• Open World Games – These types of games can certainly be incorporated into many (maybe all?) of the previous genres with one key change.
    • Sandbox - The nature of these games is to give players as much freedom as possible to make their own decisions regards to the character’s journey and the player’s experience. The character’s journey can certainly end but that doesn’t mean that the player’s path needs to. If we look at Grand Theft Auto III and on, we are introduced to the story and the world through a series of events, however, once we are in control of the character, we don’t have to continue his journey one bit; instead we’re completely free to explore the world, affect it’s objects and inhabitants, and create our own unique moments. Now, a difference between GTA and other open world games is that the designers do try to get you to engage with the character’s journey a little bit by making certain sections of the world off limits until you’ve completed so much of the character’s journey. They also limit all of the resources available to your character as well so that you’ll be more inclined to finish the journey so that you can have access to all of the goodies the game has available. If we look at a game like The Elder Scrolls: Oblivion, as soon as we’re injected into the world (after the initial dungeon crawl), we can go where ever we want and do whatever we want. Locations are not reserved for completing certain parts of the character’s journey; they are all there waiting for you to stumble upon them. Now, again, the player is enticed to complete the character’s journey so that they can get access to some pretty cool gear, but it’s always a choice. And, like all of these games, once you finish the character’s journey, you can continue down whatever path you want until you’ve explored the entire world.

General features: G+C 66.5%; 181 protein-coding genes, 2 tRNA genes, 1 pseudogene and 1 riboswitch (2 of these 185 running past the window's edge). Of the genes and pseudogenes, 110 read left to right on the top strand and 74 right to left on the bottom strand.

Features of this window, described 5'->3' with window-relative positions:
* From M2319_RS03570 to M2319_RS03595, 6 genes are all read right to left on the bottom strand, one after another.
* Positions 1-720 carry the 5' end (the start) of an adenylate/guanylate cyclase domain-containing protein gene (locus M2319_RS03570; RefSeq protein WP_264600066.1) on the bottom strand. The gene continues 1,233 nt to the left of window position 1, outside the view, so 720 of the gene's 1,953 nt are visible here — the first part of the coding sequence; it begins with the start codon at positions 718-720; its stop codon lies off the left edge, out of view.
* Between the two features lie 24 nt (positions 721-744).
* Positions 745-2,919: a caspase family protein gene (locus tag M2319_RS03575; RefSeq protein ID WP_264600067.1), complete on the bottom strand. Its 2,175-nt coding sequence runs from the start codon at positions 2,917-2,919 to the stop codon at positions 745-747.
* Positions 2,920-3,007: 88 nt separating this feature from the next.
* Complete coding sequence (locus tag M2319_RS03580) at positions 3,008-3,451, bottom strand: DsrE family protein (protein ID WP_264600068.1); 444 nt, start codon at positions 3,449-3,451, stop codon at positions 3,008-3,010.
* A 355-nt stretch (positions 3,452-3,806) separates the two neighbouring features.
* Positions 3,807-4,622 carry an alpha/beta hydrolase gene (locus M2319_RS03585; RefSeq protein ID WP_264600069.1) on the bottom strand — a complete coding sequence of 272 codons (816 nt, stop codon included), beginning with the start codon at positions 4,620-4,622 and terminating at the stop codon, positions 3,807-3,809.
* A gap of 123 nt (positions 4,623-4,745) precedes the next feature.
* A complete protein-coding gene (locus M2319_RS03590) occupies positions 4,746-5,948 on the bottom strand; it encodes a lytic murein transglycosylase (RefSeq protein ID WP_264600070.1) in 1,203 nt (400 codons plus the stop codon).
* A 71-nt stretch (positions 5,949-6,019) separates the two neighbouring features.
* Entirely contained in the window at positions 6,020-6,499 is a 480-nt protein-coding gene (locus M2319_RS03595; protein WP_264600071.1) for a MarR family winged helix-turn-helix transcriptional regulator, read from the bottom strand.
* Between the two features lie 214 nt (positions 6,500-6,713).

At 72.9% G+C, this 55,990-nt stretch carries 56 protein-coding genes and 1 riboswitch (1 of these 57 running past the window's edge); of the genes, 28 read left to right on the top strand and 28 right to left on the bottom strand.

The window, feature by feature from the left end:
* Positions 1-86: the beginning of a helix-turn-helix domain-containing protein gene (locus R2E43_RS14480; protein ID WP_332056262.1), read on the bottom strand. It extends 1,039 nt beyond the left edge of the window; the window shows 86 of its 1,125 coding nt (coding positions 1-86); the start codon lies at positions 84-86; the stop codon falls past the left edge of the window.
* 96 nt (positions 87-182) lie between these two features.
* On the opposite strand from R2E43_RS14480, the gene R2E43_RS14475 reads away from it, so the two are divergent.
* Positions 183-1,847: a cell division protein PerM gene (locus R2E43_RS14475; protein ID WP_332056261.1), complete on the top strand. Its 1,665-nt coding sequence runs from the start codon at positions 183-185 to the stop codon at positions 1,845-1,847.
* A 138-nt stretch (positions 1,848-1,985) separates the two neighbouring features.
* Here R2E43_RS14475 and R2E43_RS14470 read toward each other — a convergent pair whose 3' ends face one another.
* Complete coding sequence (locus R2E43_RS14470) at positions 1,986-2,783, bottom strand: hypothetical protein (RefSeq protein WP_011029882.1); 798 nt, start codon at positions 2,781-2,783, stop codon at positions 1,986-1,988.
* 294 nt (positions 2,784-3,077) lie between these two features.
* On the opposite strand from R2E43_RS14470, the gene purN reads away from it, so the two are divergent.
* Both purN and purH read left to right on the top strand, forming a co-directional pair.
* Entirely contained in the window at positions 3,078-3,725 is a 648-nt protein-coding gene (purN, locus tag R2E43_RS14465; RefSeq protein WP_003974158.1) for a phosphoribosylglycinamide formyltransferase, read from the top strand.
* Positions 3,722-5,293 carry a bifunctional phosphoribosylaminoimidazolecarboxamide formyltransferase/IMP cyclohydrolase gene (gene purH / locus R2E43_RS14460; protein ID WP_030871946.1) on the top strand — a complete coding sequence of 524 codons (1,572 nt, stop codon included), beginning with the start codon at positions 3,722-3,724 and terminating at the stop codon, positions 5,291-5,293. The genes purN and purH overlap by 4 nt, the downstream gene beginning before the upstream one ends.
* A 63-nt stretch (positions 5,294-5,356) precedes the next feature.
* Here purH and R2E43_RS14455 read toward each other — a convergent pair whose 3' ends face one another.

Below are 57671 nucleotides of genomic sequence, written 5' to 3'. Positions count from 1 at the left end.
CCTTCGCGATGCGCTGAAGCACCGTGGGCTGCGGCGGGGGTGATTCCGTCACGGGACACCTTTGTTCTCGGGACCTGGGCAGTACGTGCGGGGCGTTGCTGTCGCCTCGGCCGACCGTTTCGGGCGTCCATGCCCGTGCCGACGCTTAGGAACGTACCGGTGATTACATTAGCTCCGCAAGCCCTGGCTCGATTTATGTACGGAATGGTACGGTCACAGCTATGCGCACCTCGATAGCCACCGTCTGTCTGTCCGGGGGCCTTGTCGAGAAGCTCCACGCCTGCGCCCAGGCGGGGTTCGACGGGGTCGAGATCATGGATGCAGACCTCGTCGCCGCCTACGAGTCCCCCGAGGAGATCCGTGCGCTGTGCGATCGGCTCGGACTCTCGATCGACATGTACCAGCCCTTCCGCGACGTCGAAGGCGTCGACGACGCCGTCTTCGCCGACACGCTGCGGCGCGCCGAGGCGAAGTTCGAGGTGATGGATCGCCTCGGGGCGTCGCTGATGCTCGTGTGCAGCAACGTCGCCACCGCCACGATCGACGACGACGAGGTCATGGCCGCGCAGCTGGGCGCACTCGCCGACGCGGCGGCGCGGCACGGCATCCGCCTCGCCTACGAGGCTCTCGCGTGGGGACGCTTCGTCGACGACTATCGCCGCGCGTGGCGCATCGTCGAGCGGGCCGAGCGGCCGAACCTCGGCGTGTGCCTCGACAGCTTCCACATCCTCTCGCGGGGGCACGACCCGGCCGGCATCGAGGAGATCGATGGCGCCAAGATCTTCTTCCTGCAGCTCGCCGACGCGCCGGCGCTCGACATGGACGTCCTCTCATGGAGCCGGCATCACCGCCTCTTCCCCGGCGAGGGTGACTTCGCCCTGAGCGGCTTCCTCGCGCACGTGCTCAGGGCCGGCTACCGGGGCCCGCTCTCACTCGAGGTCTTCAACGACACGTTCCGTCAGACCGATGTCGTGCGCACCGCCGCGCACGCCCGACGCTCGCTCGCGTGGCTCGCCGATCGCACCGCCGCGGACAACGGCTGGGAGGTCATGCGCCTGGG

So, I’ve gone over the character’s Journey and the player’s Path. That leaves the Obstacles which, honestly (and after reading more of the Perspectives articles), can be lumped into the Path part of level design as these are things the player directly interacts with. I think the most important clarification is understanding how the Journey and the Path are two separate but parallel experiences in games.